One and Only

A journalist—and only child—investigates the choice to have just one kid

Taking Stock Fifty Years After Freidan's "Feminine Mystique"

By the numbers, it's bad news, ladies.

Oy, it's still this bad?
Both fathers and mothers pay dearly for the miracle of parenthood, but in most cases, it’s women who pony up for the bulk of those costs, even 50 years after Betty Friedan lambasted what she titled The Feminine Mystique. I often think of a Census Bureau report released last year on who provides care for our children. Suzanne Bianchi, who clocked in 16 years as a Census demographer, discovered, stunningly, that mothers actually spend more time caring for a child today than they did in 1965, back when 60 percent of them stayed at home full-time. In her book Changing Rhythms of American Family Life, Bianchi reports that married mothers devote about 13 hours a week to childcare, up from about 10 and a half hours nearly a half century ago. Additionally, she writes, women still do twice as much housework as men.

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The parental breakdown of cleaning, cooking, bathing, playing, disciplining, story-reading, and so on is an exceptionally well-studied area. Surveys have circulated in just about every demographic, statistics gathered and analyzed, papers presented. And yet the results are remarkably even. One study finds that fathers provide 28 percent of active care. Another declares that mothers provide more than two-thirds of care for kids under 12. A third asserts that when both parents work 52 hours a week, women commit an additional 33 hours a week to “nonmarket” work; men get it up for only 20 hours of dishwashing and homework-supervising. That’s just in the U.S., which doesn’t even break into the top thirty in a study that ranked 134 countries by gender parity. It’s worse in France where women do 89 percent of housework and child care (who has time to get fat on a treadmill like that?). Not a single survey contradicts the finding that when women increase their work hours they never decrease the time they spend caring for and cleaning up after their kids. “They seem to do more housework, as if to compensate for their departure from traditional gender norms,” writes economist Nancy Folbre. No wonder Mikko Myrskylä, in his 2011 Max Planck paper on global happiness and fertility, found that “women experience greater stress and stronger negative shocks in well-being” then men after becoming parents.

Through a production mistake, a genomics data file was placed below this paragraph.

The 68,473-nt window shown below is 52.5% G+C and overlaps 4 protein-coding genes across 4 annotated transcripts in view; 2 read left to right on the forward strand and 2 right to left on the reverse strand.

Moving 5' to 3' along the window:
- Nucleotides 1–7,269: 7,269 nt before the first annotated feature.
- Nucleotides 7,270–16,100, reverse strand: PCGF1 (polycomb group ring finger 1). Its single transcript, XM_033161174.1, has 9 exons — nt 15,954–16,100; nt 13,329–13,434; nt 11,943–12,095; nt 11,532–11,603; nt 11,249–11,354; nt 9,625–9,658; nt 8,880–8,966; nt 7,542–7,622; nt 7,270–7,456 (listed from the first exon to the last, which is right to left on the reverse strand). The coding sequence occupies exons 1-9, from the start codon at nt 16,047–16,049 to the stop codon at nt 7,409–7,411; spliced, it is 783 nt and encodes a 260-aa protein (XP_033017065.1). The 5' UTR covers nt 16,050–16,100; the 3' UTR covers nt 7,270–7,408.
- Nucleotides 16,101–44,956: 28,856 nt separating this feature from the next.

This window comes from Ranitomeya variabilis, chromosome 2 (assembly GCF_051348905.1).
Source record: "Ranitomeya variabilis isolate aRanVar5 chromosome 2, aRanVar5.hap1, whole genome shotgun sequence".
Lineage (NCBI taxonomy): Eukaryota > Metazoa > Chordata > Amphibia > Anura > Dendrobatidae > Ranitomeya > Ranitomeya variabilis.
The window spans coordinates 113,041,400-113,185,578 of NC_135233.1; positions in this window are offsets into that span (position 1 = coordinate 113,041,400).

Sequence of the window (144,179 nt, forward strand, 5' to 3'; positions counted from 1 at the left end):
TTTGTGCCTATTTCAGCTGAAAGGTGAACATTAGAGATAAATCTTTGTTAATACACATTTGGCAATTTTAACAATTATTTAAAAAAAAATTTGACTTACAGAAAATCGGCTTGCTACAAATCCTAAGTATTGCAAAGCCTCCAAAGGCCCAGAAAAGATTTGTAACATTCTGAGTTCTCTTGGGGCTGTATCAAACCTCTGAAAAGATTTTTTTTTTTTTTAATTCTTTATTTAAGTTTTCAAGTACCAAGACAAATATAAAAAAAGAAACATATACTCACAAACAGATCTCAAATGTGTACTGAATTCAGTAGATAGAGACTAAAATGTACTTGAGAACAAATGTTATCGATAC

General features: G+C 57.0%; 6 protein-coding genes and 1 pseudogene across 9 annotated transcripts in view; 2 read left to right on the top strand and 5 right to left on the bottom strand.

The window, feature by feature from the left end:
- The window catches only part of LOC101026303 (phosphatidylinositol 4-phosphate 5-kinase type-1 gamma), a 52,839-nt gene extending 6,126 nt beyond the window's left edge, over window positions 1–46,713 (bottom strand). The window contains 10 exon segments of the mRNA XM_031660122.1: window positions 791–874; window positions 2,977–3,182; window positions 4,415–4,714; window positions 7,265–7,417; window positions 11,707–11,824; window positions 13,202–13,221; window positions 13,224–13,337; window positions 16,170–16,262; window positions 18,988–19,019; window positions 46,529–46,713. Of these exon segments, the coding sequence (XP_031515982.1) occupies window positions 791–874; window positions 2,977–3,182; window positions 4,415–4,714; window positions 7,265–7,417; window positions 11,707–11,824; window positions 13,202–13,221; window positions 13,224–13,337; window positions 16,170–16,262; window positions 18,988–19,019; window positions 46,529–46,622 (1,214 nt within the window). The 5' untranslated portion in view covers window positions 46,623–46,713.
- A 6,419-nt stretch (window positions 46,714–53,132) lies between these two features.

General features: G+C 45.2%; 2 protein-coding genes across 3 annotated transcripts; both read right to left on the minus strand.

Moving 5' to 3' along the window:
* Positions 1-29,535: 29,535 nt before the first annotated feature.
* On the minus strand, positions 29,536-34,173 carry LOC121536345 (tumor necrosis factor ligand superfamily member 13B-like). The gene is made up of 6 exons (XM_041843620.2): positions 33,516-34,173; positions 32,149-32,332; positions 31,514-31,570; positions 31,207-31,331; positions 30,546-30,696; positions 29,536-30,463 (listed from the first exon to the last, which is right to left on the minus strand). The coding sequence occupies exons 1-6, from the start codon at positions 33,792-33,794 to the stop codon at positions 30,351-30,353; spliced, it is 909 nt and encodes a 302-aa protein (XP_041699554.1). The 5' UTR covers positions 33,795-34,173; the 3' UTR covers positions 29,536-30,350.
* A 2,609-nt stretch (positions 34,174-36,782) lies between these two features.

Recent U.S. studies show that men are doing more, at least—a third more than they did in 1965—but that doesn’t mean it’s making life easier for women. Things are just harder for everyone now. When the Families and Work Institute asked about 1,300 men if they were having a hard time juggling it all, 60 percent of men said they were struggling with the demands of work and family. The ever-deepening “work-life” conflict, is a major factor explaining why nearly every country in the western world reports declining levels of happiness—among both men and women. “No one wants to acknowledge the tradeoff, but there’s always an argument about who does what, and there’s always the potential for more argument in this crazy division of parenting roles.” Folbre says. No wonder when Daniel Kahneman asked 900 working women to assess their daily experiences one of the only things they said they enjoyed less than minding their kids was cleaning up after them. Science magazine may have made headlines when it reported his findings in 2004, but the misery of such drudgery is as old as dirt itself. As Simone de Beauvoir bemoaned in The Second Sex, “Few tasks are more like the torture of Sisyphus than housework, with its endless repetition: the clean become soiled, the soiled is made clean, over and over, day after day.” 

In my own household, my husband Justin happily shoulders equal, or more, of the burden. This amazes friends. They ask me how I managed to get him with the program, as though it was a question of whipping a rogue horse into shape. My answer is simple: if you want equal parenting, have a kid with someone who wants it even more than you do. They laugh and treat my statement as a hyperbolic quip. The fact is, I couldn’t be more serious. Also, the truth is, it’s easier with one. I’ve been thinking a lot about a terrific interview my friend Joanna Smith Rakoff did recently about balancing motherhood, work, and an inner life. ”When we had just one child, we found ways to make things relatively equitable,” she said “but with two, some sort of dam burst, and I sometimes feel like my life is a page ripped from The Feminine Mystique.”

Lauren Sandler is the author of a new book about the freedom of having an only child, and the fulfillment of being one.

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